Non-profit organizations that provide a very wide range of services and humanitarian functions. Activities are 1) Emergency assistance, 2) Promotion of sustainable development, 3) Protection of child health, 4) Health, 5) Provision of technical assistance.
Non-price determinants of demand
The variables that can influence demand: Income, Preferences, Prices of related goods (Substitution and Complementary), and Demographic changes.
Non-price determinants of supply
The variables that can influence supply: Costs of factor of production, Price of related goods (Joint Supply and Competitive Supply), Technology, Producer expectations, Taxes, The number of firms, Supply shocks and Subsidies.
Non-price rationing
The apportioning or distributing of goods among interested users/buyers through means other than price, often necessary when there are price ceilings (maximum prices); may include waiting in line (queues) and underground markets; to be contrasted with 'price rationing', which involves distributing goods among users by means of market-determined prices.
Non-produced, non-financial assets
A part of the capital account of the balance of payments, which includes a variety of items such as mineral rights, forestry rights, fishing rights and airspace.
Non-rivalrous
A characteristic of some goods where the consumption of the good by one person does not reduce consumption by someone else; it is one of the two characteristics of public goods.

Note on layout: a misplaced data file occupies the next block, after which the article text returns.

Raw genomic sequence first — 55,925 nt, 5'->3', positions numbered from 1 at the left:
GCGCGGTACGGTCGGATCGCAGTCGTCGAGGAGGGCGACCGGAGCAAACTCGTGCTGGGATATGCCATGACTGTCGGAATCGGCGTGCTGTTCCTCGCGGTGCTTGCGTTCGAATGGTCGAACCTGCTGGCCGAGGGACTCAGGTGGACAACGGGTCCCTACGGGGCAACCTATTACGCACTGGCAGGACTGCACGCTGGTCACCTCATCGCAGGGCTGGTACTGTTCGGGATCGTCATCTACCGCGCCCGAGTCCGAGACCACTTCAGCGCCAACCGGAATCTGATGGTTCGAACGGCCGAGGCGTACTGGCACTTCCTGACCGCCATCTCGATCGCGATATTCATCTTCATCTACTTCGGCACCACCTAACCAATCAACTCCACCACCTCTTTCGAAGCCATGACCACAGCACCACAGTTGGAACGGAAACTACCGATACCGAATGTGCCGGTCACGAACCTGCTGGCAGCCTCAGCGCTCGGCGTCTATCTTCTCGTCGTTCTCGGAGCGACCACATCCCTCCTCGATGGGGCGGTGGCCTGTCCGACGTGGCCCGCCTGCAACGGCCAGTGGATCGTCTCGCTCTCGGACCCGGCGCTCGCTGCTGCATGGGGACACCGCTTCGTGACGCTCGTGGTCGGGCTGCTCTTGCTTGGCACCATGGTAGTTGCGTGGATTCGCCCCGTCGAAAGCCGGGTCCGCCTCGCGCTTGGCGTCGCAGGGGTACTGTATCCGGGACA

Normal good
a good the demand for which varies positively (or directly) with income; this means that as income increases, demand for the good increases.
Normative economics
The body of economics based on normative statements, which involve beliefs, or value judgements about what ought to be. Normative statements cannot be true or false; they can only be assessed relative to beliefs and value judgements. Normative economics forms the basis of economic policies.
Official Development Assistance (ODA)
The most important part of foreign aid, referring to foreign aid that is offered by countries or by international organizations composed of a number of countries (it does not include aid offered by non-governmental organizations).
Open economy
An economy that has international trade: (imports and exports) usually appears in connection with economic theories and models as virtually all economies in the real world are open economies (though to varying degrees).
Opportunity cost
The value of the next best alternative that must be given up or sacrificed in order to obtain something else.
Output approach
A method used to measure the value of aggregate output of an economy, which calculates the value of all final goods and services produced in the country within a given time period. According to the circular flow model, it is equivalent to measurement by the expenditure approach and the income approach.
Overallocation of resources
Occurs when too many resources are allocated to the production of a good relative to what is socially most desirable, resulting in its overproduction.